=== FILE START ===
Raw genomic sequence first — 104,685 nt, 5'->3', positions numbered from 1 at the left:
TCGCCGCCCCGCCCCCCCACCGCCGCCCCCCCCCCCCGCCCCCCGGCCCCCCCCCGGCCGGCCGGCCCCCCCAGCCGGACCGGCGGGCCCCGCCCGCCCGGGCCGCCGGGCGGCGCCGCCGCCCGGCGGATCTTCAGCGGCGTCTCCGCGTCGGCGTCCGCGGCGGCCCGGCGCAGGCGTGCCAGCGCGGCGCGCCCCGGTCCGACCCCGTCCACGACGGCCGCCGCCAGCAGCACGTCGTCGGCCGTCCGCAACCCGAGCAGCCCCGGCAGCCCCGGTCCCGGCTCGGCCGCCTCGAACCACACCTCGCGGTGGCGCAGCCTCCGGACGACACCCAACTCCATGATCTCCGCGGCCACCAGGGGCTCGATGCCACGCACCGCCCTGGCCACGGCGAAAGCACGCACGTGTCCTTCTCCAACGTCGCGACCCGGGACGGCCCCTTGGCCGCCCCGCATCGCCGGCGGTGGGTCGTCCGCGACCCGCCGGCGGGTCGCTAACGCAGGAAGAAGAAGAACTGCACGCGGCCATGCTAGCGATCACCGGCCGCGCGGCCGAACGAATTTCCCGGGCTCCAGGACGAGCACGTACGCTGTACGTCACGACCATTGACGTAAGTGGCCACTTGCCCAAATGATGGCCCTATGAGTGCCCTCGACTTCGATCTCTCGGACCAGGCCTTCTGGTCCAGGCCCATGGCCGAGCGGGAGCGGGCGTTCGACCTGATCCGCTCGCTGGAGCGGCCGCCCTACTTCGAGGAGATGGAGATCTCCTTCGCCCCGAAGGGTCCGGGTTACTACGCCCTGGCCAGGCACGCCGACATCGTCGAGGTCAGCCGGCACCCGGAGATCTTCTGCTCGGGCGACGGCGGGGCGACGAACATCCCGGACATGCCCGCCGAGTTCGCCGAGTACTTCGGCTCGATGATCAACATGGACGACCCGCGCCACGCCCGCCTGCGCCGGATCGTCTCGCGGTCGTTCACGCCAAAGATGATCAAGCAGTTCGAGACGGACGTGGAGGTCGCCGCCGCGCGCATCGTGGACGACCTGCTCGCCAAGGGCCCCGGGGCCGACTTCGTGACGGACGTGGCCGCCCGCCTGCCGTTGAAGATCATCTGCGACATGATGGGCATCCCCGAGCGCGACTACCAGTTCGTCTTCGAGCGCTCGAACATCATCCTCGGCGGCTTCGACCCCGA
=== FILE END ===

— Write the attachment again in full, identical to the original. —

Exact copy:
Raw genomic sequence first — 104,685 nt, 5'->3', positions numbered from 1 at the left:
TCGCCGCCCCGCCCCCCCACCGCCGCCCCCCCCCCCCGCCCCCCGGCCCCCCCCCGGCCGGCCGGCCCCCCCAGCCGGACCGGCGGGCCCCGCCCGCCCGGGCCGCCGGGCGGCGCCGCCGCCCGGCGGATCTTCAGCGGCGTCTCCGCGTCGGCGTCCGCGGCGGCCCGGCGCAGGCGTGCCAGCGCGGCGCGCCCCGGTCCGACCCCGTCCACGACGGCCGCCGCCAGCAGCACGTCGTCGGCCGTCCGCAACCCGAGCAGCCCCGGCAGCCCCGGTCCCGGCTCGGCCGCCTCGAACCACACCTCGCGGTGGCGCAGCCTCCGGACGACACCCAACTCCATGATCTCCGCGGCCACCAGGGGCTCGATGCCACGCACCGCCCTGGCCACGGCGAAAGCACGCACGTGTCCTTCTCCAACGTCGCGACCCGGGACGGCCCCTTGGCCGCCCCGCATCGCCGGCGGTGGGTCGTCCGCGACCCGCCGGCGGGTCGCTAACGCAGGAAGAAGAAGAACTGCACGCGGCCATGCTAGCGATCACCGGCCGCGCGGCCGAACGAATTTCCCGGGCTCCAGGACGAGCACGTACGCTGTACGTCACGACCATTGACGTAAGTGGCCACTTGCCCAAATGATGGCCCTATGAGTGCCCTCGACTTCGATCTCTCGGACCAGGCCTTCTGGTCCAGGCCCATGGCCGAGCGGGAGCGGGCGTTCGACCTGATCCGCTCGCTGGAGCGGCCGCCCTACTTCGAGGAGATGGAGATCTCCTTCGCCCCGAAGGGTCCGGGTTACTACGCCCTGGCCAGGCACGCCGACATCGTCGAGGTCAGCCGGCACCCGGAGATCTTCTGCTCGGGCGACGGCGGGGCGACGAACATCCCGGACATGCCCGCCGAGTTCGCCGAGTACTTCGGCTCGATGATCAACATGGACGACCCGCGCCACGCCCGCCTGCGCCGGATCGTCTCGCGGTCGTTCACGCCAAAGATGATCAAGCAGTTCGAGACGGACGTGGAGGTCGCCGCCGCGCGCATCGTGGACGACCTGCTCGCCAAGGGCCCCGGGGCCGACTTCGTGACGGACGTGGCCGCCCGCCTGCCGTTGAAGATCATCTGCGACATGATGGGCATCCCCGAGCGCGACTACCAGTTCGTCTTCGAGCGCTCGAACATCATCCTCGGCGGCTTCGACCCCGA